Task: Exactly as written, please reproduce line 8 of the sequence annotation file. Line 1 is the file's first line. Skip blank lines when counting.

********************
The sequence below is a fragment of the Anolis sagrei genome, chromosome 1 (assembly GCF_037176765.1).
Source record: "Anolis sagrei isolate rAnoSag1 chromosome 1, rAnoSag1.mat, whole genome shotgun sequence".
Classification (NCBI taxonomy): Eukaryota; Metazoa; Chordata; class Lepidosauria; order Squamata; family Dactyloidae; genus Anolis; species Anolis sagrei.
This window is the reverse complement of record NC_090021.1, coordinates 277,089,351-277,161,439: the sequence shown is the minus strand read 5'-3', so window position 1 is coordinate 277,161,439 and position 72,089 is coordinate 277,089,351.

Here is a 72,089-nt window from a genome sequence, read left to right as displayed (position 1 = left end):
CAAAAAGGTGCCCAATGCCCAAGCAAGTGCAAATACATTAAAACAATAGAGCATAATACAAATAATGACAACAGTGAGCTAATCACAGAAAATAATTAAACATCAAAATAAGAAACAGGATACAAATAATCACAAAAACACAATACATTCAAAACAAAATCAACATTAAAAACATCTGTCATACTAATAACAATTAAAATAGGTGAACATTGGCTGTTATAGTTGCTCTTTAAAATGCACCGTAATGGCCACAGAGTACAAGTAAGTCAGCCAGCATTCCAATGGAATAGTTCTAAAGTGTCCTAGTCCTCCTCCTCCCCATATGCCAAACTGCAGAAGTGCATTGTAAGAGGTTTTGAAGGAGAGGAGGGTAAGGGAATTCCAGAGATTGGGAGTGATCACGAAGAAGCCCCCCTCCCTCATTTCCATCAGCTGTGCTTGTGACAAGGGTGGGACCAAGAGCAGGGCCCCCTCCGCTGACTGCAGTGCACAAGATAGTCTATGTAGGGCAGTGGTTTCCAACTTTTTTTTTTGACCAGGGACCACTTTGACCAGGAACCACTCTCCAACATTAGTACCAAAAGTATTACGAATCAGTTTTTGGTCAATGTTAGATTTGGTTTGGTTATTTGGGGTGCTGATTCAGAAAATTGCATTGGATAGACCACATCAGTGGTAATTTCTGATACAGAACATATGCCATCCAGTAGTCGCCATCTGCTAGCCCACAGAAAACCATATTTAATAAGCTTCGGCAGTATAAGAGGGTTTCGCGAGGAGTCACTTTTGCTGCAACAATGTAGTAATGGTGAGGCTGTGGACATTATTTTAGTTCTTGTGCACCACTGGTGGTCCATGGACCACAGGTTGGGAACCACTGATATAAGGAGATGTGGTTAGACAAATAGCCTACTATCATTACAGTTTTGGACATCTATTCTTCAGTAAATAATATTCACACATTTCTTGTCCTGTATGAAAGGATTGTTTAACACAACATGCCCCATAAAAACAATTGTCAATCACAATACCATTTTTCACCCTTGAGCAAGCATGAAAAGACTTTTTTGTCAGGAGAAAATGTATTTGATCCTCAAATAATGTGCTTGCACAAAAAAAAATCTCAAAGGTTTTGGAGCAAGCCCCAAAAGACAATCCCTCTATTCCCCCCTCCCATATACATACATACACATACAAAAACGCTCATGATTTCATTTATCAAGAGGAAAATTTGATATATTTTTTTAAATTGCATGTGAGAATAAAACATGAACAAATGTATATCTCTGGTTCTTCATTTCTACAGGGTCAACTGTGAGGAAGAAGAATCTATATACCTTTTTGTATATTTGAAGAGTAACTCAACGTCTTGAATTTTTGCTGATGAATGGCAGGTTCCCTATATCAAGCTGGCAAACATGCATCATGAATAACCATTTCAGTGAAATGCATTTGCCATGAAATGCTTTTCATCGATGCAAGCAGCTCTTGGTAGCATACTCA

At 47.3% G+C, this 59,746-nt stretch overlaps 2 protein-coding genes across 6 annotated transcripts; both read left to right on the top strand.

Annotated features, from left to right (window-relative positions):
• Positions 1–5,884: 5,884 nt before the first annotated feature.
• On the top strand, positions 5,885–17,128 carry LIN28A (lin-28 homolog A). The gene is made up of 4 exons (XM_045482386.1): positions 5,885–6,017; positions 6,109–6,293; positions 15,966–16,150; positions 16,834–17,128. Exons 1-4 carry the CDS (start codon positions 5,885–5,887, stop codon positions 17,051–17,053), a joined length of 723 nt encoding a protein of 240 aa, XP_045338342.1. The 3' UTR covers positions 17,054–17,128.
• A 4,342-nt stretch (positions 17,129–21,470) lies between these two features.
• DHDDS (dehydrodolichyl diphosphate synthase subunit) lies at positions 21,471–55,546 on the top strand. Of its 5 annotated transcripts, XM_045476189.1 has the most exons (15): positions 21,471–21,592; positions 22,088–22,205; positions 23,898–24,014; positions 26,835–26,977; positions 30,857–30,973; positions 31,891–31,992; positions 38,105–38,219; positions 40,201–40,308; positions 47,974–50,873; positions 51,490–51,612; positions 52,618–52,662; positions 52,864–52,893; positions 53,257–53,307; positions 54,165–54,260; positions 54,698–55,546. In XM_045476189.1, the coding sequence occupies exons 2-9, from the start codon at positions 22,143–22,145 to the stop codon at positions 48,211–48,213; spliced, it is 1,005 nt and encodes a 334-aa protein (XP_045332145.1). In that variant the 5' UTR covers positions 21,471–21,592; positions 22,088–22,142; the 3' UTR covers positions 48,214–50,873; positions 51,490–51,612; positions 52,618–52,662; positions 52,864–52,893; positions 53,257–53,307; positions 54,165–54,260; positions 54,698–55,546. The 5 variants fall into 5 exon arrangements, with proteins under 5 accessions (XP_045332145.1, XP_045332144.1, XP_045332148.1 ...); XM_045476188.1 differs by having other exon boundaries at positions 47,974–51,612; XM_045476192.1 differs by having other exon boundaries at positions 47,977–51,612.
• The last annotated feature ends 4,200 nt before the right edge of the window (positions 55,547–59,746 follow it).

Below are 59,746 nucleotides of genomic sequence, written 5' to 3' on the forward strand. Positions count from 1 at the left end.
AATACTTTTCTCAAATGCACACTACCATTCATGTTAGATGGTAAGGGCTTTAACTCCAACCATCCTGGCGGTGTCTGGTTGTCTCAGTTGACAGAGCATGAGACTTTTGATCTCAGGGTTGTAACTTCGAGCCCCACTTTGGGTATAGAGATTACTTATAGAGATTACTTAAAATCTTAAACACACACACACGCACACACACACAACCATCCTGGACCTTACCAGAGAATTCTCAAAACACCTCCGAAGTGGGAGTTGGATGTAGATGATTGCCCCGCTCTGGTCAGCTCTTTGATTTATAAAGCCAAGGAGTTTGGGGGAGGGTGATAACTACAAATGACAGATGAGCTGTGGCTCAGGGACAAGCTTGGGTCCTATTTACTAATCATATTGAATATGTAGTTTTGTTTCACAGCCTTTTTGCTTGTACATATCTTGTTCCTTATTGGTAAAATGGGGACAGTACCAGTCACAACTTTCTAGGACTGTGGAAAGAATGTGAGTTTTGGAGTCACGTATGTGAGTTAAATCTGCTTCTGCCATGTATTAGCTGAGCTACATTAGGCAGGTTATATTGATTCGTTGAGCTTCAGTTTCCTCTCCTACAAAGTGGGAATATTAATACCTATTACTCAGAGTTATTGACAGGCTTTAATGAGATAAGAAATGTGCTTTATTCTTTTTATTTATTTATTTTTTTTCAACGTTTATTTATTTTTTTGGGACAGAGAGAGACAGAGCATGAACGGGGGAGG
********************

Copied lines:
Annotated features, from left to right (window-relative positions):